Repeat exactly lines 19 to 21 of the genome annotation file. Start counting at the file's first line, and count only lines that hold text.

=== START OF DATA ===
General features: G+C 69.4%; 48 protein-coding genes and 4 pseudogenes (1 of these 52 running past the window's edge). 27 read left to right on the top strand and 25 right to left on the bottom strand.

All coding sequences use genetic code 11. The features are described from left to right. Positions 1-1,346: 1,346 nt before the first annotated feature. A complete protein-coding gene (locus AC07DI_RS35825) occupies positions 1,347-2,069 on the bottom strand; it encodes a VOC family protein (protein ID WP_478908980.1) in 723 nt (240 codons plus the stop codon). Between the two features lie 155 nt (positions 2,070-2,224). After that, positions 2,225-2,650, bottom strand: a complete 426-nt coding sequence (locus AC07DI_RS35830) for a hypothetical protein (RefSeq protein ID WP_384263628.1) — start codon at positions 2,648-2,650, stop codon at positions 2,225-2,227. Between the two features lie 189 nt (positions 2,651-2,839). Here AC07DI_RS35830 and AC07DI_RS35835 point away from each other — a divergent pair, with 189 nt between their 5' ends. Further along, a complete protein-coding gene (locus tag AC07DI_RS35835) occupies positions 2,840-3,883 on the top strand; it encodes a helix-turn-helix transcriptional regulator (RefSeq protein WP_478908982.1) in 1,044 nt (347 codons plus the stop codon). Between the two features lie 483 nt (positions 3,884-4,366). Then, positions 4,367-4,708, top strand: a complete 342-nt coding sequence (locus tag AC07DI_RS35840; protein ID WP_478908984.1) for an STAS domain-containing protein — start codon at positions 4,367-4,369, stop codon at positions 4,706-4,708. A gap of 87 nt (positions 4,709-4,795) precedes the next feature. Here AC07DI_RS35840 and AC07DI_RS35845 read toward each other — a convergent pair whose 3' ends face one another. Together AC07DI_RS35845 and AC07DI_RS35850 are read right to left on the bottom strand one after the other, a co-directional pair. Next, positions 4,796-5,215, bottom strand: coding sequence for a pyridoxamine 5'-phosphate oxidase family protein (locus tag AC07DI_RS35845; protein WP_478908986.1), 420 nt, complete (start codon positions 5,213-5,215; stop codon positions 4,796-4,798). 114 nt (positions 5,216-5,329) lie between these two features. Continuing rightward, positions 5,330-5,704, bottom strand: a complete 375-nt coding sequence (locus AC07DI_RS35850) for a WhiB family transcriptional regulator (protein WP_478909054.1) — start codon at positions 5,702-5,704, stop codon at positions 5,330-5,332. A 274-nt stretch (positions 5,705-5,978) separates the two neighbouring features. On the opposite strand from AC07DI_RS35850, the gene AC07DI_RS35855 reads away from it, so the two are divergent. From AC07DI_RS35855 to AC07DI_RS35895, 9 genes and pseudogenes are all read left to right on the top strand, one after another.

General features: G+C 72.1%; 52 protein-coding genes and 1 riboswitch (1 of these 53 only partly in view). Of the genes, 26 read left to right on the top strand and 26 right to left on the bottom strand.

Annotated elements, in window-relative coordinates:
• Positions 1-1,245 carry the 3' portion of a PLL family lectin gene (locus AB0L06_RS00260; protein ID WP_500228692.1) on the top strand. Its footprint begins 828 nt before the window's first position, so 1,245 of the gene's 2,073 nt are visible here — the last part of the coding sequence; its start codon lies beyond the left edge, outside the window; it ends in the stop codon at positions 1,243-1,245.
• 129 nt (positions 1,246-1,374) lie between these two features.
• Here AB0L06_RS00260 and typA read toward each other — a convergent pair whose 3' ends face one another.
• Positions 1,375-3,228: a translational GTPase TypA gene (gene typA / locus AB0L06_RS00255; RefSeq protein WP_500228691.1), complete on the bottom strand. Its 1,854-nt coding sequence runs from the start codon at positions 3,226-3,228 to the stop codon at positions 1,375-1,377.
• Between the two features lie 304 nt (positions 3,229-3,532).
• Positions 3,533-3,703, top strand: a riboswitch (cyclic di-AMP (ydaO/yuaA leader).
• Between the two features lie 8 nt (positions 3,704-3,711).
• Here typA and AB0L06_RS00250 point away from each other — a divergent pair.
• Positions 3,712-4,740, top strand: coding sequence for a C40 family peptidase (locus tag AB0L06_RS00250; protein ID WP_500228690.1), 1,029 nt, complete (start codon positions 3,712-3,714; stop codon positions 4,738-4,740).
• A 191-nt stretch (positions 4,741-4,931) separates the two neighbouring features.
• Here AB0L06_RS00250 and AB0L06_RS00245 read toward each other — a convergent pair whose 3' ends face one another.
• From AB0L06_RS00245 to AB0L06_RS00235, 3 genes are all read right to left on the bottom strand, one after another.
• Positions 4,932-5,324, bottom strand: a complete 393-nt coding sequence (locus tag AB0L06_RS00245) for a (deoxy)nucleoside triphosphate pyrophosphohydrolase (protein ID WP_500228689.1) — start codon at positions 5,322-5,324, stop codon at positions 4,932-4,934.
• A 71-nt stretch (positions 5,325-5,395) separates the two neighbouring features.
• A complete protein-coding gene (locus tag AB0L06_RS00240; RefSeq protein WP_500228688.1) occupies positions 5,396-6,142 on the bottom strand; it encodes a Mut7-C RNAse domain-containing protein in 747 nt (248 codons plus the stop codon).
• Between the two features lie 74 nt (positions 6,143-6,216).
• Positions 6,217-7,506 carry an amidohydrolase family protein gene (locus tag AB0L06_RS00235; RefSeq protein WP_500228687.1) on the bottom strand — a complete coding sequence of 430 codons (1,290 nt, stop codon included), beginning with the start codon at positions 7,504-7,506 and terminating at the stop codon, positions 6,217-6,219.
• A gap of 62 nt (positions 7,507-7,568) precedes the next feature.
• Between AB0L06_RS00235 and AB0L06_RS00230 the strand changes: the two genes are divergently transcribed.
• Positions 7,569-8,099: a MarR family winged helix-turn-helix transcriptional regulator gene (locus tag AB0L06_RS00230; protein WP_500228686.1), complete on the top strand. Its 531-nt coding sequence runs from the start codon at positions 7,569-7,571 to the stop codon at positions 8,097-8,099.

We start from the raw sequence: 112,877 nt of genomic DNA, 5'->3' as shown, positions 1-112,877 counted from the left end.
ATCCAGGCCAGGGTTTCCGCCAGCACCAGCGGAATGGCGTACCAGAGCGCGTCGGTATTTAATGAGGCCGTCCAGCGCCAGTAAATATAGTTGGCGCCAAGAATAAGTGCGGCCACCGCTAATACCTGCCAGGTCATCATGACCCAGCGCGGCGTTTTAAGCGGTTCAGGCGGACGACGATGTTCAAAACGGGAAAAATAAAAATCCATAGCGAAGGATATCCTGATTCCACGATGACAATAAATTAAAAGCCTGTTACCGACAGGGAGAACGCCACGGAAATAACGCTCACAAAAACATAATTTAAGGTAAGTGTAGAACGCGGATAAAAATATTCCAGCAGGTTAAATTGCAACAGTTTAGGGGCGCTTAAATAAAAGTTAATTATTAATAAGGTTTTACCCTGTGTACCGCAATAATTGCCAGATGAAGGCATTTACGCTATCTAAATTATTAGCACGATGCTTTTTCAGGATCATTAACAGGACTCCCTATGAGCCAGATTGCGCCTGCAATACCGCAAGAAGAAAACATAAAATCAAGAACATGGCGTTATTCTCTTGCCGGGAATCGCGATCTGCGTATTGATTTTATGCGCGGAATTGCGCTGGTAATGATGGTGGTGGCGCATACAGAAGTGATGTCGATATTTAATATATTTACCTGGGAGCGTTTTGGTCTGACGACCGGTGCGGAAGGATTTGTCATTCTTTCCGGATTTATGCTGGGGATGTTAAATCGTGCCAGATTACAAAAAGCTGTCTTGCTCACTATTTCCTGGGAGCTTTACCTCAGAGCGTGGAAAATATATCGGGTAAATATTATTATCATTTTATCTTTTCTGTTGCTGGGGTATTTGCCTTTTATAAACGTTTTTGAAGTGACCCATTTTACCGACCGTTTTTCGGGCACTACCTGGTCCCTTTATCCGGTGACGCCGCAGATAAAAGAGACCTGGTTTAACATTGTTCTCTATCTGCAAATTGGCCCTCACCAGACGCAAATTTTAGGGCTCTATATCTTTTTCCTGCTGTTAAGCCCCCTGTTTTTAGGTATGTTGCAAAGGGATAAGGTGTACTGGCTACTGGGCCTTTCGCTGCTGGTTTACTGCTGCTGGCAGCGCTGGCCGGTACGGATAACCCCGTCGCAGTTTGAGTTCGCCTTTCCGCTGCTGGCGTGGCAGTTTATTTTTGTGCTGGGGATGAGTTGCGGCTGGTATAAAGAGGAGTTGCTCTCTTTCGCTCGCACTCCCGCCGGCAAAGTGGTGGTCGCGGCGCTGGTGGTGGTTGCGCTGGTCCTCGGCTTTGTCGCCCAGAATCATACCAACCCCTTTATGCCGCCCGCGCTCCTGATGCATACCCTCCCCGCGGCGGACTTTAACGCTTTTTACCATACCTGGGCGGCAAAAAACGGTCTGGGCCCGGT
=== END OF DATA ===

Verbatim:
• A complete protein-coding gene (locus tag AB0L06_RS00240; RefSeq protein WP_500228688.1) occupies positions 5,396-6,142 on the bottom strand; it encodes a Mut7-C RNAse domain-containing protein in 747 nt (248 codons plus the stop codon).
• Between the two features lie 74 nt (positions 6,143-6,216).
• Positions 6,217-7,506 carry an amidohydrolase family protein gene (locus tag AB0L06_RS00235; RefSeq protein WP_500228687.1) on the bottom strand — a complete coding sequence of 430 codons (1,290 nt, stop codon included), beginning with the start codon at positions 7,504-7,506 and terminating at the stop codon, positions 6,217-6,219.